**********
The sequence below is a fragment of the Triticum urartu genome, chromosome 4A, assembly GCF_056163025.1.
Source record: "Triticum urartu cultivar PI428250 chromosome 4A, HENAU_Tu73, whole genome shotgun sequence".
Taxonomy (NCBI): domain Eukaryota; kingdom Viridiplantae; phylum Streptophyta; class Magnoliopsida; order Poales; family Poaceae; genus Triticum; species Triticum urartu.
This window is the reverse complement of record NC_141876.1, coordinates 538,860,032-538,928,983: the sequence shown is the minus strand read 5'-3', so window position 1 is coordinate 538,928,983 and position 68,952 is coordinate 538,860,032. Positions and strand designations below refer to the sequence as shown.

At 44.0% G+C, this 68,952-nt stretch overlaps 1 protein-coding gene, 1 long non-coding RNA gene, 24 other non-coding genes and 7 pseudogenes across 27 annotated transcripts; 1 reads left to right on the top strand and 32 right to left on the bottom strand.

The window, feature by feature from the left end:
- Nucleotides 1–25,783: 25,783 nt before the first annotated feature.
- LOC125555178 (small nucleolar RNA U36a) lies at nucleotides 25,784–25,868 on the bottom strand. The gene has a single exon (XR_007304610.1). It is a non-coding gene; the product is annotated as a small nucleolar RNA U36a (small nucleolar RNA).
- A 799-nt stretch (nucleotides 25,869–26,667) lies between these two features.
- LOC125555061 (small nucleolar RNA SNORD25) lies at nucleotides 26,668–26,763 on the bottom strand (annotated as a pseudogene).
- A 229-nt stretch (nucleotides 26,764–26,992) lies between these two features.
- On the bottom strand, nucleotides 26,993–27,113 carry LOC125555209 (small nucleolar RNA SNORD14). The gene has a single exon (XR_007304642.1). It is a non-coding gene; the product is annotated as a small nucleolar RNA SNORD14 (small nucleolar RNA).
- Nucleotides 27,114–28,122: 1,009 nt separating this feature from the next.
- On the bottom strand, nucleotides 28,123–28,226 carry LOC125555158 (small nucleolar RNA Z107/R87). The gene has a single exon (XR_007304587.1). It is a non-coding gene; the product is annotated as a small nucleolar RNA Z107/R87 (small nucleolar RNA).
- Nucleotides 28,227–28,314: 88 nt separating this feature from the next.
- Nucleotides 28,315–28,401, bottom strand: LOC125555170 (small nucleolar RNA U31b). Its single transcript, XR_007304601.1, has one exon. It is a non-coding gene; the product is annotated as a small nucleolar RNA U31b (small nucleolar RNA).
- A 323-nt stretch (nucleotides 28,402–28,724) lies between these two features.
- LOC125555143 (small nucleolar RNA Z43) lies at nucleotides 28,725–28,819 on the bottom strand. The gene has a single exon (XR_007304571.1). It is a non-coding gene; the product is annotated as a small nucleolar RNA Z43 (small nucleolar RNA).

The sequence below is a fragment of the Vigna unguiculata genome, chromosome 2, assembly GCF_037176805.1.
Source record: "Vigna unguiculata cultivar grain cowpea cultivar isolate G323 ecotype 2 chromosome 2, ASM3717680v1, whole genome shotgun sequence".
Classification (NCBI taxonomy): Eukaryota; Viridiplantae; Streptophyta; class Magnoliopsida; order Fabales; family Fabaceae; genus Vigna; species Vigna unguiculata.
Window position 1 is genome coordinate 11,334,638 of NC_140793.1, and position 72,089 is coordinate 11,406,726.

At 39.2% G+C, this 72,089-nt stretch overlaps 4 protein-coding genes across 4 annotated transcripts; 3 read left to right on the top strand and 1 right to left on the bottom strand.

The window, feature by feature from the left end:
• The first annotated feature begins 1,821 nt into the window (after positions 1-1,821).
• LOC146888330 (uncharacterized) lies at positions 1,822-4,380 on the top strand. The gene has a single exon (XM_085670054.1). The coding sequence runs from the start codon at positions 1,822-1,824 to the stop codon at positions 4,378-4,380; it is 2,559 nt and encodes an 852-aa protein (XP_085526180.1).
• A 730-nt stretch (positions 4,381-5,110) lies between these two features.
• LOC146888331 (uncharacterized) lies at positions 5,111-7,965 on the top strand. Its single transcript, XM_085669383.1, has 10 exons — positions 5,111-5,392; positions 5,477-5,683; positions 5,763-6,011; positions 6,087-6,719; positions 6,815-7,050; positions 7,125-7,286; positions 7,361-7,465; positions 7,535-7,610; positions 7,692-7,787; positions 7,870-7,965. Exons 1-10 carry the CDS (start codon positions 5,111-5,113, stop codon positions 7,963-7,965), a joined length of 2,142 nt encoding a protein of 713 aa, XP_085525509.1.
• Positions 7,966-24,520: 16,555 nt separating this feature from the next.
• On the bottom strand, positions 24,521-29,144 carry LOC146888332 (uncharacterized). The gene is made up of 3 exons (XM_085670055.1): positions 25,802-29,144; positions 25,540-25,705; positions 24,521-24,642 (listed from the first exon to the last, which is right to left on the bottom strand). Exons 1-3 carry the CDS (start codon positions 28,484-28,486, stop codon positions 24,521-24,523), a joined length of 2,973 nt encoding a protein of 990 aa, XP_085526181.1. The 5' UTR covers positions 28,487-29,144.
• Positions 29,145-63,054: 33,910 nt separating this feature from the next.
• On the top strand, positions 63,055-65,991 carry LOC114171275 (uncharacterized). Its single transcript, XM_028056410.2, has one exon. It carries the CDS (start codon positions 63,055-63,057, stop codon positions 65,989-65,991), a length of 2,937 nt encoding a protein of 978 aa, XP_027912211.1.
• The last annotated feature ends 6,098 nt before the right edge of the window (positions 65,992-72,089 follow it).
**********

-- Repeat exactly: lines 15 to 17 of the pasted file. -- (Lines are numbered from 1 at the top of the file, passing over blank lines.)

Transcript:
- Nucleotides 28,227–28,314: 88 nt separating this feature from the next.
- Nucleotides 28,315–28,401, bottom strand: LOC125555170 (small nucleolar RNA U31b). Its single transcript, XR_007304601.1, has one exon. It is a non-coding gene; the product is annotated as a small nucleolar RNA U31b (small nucleolar RNA).
- A 323-nt stretch (nucleotides 28,402–28,724) lies between these two features.